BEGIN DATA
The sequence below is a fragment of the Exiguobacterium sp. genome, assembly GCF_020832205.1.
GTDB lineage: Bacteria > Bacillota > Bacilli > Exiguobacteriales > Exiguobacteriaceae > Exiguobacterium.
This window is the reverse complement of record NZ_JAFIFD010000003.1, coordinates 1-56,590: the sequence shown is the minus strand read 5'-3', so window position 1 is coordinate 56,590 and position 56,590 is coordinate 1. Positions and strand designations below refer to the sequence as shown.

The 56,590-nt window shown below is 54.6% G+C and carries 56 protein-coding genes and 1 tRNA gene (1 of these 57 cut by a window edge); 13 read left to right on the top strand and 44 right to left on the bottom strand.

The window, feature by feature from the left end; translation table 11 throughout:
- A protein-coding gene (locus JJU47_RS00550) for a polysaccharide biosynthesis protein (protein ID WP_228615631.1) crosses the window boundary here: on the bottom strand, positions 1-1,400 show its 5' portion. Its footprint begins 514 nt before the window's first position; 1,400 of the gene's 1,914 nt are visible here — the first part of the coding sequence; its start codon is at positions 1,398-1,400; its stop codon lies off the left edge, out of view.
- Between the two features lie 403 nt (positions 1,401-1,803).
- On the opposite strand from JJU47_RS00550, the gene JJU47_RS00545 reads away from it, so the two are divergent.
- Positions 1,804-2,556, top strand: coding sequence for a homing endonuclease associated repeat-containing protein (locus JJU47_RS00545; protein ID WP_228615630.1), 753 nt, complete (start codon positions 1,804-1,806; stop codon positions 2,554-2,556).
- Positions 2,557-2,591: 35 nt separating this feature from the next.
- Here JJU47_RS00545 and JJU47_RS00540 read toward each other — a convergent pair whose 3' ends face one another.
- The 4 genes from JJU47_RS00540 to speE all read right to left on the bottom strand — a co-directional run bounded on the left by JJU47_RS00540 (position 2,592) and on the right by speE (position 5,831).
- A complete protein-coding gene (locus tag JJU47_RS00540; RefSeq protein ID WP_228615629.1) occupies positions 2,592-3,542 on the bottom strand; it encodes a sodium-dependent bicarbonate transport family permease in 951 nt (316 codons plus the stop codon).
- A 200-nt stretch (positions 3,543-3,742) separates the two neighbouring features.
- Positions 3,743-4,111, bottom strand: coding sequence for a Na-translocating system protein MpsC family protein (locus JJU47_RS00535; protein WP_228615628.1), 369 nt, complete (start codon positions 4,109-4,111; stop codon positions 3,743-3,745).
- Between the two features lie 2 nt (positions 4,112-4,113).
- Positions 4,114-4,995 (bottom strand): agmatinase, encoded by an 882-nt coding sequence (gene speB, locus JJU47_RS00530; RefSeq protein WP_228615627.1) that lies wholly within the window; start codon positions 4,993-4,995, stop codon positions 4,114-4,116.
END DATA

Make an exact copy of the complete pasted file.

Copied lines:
The sequence below is a fragment of the Exiguobacterium sp. genome, assembly GCF_020832205.1.
GTDB lineage: Bacteria > Bacillota > Bacilli > Exiguobacteriales > Exiguobacteriaceae > Exiguobacterium.
This window is the reverse complement of record NZ_JAFIFD010000003.1, coordinates 1-56,590: the sequence shown is the minus strand read 5'-3', so window position 1 is coordinate 56,590 and position 56,590 is coordinate 1. Positions and strand designations below refer to the sequence as shown.

The 56,590-nt window shown below is 54.6% G+C and carries 56 protein-coding genes and 1 tRNA gene (1 of these 57 cut by a window edge); 13 read left to right on the top strand and 44 right to left on the bottom strand.

The window, feature by feature from the left end; translation table 11 throughout:
- A protein-coding gene (locus JJU47_RS00550) for a polysaccharide biosynthesis protein (protein ID WP_228615631.1) crosses the window boundary here: on the bottom strand, positions 1-1,400 show its 5' portion. Its footprint begins 514 nt before the window's first position; 1,400 of the gene's 1,914 nt are visible here — the first part of the coding sequence; its start codon is at positions 1,398-1,400; its stop codon lies off the left edge, out of view.
- Between the two features lie 403 nt (positions 1,401-1,803).
- On the opposite strand from JJU47_RS00550, the gene JJU47_RS00545 reads away from it, so the two are divergent.
- Positions 1,804-2,556, top strand: coding sequence for a homing endonuclease associated repeat-containing protein (locus JJU47_RS00545; protein ID WP_228615630.1), 753 nt, complete (start codon positions 1,804-1,806; stop codon positions 2,554-2,556).
- Positions 2,557-2,591: 35 nt separating this feature from the next.
- Here JJU47_RS00545 and JJU47_RS00540 read toward each other — a convergent pair whose 3' ends face one another.
- The 4 genes from JJU47_RS00540 to speE all read right to left on the bottom strand — a co-directional run bounded on the left by JJU47_RS00540 (position 2,592) and on the right by speE (position 5,831).
- A complete protein-coding gene (locus tag JJU47_RS00540; RefSeq protein ID WP_228615629.1) occupies positions 2,592-3,542 on the bottom strand; it encodes a sodium-dependent bicarbonate transport family permease in 951 nt (316 codons plus the stop codon).
- A 200-nt stretch (positions 3,543-3,742) separates the two neighbouring features.
- Positions 3,743-4,111, bottom strand: coding sequence for a Na-translocating system protein MpsC family protein (locus JJU47_RS00535; protein WP_228615628.1), 369 nt, complete (start codon positions 4,109-4,111; stop codon positions 3,743-3,745).
- Between the two features lie 2 nt (positions 4,112-4,113).
- Positions 4,114-4,995 (bottom strand): agmatinase, encoded by an 882-nt coding sequence (gene speB, locus JJU47_RS00530; RefSeq protein WP_228615627.1) that lies wholly within the window; start codon positions 4,993-4,995, stop codon positions 4,114-4,116.